"For example, prior studies have suggested that variants in CYP1A2, (a gene) encoding the enzyme responsible for more than 95 percent of caffeine metabolism, may alter associations of coffee drinking with cardiovascular-related outcomes, with slower caffeine metabolizers having higher risk of developing hypertension (high blood pressure) or having a myocardial infarction (heart attack) relative to their non-drinking counterparts, whereas faster caffeine metabolizers who drink coffee are at no or lower risk of these outcomes".
"These findings suggest the importance of non caffeine constituents in the coffee-mortality association and provide further reassurance that coffee drinking can be a part of a healthy diet".
The researchers (who, by the way, are federal scientists, not from anything like the Starbucks Institute for Coffee Research) say there is data on diet about some of the study participants that could be mined to parse apart the difference between people who have, say, cappuccinos or lattes or espressos. But overall, "coffee drinkers were about 10 percent to 15 percent less likely to die than abstainers during a decade of follow-up", according to an Associated Press report on the study.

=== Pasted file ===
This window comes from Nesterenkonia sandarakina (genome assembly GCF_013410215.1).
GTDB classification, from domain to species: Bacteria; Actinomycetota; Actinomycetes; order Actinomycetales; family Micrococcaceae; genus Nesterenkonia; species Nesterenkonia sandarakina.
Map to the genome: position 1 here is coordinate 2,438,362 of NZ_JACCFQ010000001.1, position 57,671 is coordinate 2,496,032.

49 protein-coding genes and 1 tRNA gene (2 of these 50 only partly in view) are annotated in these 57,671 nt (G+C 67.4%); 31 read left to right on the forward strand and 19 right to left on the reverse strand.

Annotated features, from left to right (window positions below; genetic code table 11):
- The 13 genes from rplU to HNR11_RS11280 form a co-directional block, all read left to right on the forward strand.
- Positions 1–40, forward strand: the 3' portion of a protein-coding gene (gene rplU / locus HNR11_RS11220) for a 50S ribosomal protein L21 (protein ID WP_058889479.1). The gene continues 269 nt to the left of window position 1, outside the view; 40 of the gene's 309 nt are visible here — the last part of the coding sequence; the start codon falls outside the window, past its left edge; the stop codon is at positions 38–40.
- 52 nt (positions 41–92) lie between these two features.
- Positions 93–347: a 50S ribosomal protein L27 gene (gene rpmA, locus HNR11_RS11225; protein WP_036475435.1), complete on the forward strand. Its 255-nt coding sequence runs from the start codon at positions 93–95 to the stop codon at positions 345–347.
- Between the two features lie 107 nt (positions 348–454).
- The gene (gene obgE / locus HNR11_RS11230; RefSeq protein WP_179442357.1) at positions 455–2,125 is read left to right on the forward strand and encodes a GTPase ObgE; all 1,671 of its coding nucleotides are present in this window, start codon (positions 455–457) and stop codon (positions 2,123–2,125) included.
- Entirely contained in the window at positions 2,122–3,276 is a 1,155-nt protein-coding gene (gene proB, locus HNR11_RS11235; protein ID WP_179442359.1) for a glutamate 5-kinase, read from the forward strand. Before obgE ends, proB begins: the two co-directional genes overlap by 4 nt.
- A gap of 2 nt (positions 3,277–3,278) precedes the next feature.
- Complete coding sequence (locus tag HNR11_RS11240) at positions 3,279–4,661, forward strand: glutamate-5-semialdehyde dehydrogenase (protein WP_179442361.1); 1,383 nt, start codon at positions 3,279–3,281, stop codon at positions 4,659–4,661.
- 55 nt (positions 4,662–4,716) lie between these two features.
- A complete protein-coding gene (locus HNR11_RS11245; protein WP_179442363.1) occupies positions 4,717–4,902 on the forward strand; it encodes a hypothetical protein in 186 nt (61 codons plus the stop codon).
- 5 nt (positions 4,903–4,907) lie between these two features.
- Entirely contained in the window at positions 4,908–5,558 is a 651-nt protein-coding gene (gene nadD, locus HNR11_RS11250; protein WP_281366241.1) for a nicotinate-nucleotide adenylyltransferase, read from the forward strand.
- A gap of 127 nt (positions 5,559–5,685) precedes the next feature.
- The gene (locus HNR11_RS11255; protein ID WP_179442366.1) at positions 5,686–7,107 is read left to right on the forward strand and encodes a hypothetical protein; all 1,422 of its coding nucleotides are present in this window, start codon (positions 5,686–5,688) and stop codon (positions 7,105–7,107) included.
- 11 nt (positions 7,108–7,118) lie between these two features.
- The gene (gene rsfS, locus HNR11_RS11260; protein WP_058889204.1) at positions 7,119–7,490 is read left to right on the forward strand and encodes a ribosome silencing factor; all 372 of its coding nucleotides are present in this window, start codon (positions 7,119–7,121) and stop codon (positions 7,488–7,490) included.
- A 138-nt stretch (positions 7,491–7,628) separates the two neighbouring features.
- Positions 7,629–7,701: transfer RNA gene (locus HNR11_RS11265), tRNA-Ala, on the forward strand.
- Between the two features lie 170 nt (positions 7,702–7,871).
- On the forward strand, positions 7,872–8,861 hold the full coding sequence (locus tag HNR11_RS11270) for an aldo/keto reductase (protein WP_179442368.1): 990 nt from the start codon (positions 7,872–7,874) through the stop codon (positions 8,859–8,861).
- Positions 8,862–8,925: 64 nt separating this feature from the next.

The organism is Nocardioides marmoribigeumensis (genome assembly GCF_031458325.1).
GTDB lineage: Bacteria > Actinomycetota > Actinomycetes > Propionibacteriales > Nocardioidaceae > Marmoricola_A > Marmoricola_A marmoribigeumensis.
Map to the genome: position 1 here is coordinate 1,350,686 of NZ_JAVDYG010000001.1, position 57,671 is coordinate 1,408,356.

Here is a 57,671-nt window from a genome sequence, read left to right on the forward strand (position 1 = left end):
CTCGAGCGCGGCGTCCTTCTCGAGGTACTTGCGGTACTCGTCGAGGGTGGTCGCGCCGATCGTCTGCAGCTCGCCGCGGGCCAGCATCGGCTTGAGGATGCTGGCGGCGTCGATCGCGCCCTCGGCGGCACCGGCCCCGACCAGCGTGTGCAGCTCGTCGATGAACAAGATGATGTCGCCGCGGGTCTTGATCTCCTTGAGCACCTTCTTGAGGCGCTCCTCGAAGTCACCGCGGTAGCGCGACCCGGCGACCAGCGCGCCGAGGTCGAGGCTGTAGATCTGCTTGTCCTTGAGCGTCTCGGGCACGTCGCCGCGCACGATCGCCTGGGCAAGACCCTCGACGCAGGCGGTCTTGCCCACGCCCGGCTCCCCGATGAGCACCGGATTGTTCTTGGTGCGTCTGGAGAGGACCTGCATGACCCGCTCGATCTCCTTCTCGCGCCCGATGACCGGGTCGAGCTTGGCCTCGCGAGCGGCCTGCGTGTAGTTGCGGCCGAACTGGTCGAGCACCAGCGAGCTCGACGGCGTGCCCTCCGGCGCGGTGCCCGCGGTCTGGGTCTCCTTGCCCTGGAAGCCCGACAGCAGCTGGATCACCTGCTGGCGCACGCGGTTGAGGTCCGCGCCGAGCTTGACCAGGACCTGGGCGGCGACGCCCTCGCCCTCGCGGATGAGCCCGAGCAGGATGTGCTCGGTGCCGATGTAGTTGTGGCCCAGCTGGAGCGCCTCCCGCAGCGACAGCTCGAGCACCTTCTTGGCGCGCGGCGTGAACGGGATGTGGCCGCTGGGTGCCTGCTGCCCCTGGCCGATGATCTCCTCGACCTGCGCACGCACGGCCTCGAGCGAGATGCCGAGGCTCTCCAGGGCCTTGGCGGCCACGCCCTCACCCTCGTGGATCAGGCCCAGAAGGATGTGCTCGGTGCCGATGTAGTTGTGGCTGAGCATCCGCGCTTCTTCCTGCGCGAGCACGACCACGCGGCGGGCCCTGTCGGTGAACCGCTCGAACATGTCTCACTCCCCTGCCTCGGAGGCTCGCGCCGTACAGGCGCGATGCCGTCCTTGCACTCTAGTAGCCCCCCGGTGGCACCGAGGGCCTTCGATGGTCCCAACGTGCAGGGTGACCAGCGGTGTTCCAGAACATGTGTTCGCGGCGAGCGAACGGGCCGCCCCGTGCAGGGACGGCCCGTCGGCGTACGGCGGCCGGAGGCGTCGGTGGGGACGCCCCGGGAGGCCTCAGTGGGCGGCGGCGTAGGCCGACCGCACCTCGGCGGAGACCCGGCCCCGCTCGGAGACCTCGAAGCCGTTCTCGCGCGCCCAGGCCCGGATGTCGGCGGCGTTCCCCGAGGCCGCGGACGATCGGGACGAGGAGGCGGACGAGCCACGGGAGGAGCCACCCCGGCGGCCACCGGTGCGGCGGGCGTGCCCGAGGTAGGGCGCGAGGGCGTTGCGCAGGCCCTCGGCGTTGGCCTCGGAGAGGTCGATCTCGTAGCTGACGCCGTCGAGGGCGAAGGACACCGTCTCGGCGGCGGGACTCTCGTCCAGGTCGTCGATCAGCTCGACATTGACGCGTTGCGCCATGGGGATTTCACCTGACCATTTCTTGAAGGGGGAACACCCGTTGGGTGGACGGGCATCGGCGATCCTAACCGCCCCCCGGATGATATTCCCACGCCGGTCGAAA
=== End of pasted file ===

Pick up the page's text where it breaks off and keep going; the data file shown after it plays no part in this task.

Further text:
Coffee contains antioxidants, substances that inhibit oxidation, especially those used to counteract the deterioration of stored food products. There are plenty of personal sensitivities to coffee and caffeine.
The study of almost half-a-million British adults, published yesterday in the JAMA Internal Medicine journal, showed that coffee drinkers had a slightly lower risk of death over 10 years than abstainers.
CHICAGO Go ahead and have that cup of coffee, maybe even several more.
As a part of the Biobank study, people were asked how many cups of coffee they drank daily, including decaf.
That doesn't mean people should dramatically up their coffee intake, though: There isn't enough data to change the guidelines to include more cups of coffee, Loftfield said. "But if they don't drink coffee, these findings don't say to start drinking it", Loftfield said.
Another study, conducted by the Harvard School of Public Health, found that women who drank four or more cups of coffee were 20 percent less likely to suffer from depression.
"We know that some people metabolize caffeine quite slowly and are less tolerant of the apparent physical affects of caffeine, which of course comes from many sources other than coffee". Coffee-drinkers fared better than people who did not drink coffee.
And she notes that it's a rare treat when there's something that feels good and actually is good for us.
A cup of coffee at a cafe in Los Angeles, as seen on March 29. If there were a big study on fruits and vegetables lowering the risk of dying, we'd all just shrug, she said. The results suggested that people who drank two to five cups of coffee in a day were about 12% less likely to die than non-coffee-drinkers over the 10-year time period in the study.
During the period of the study, over 14,000 participants died.
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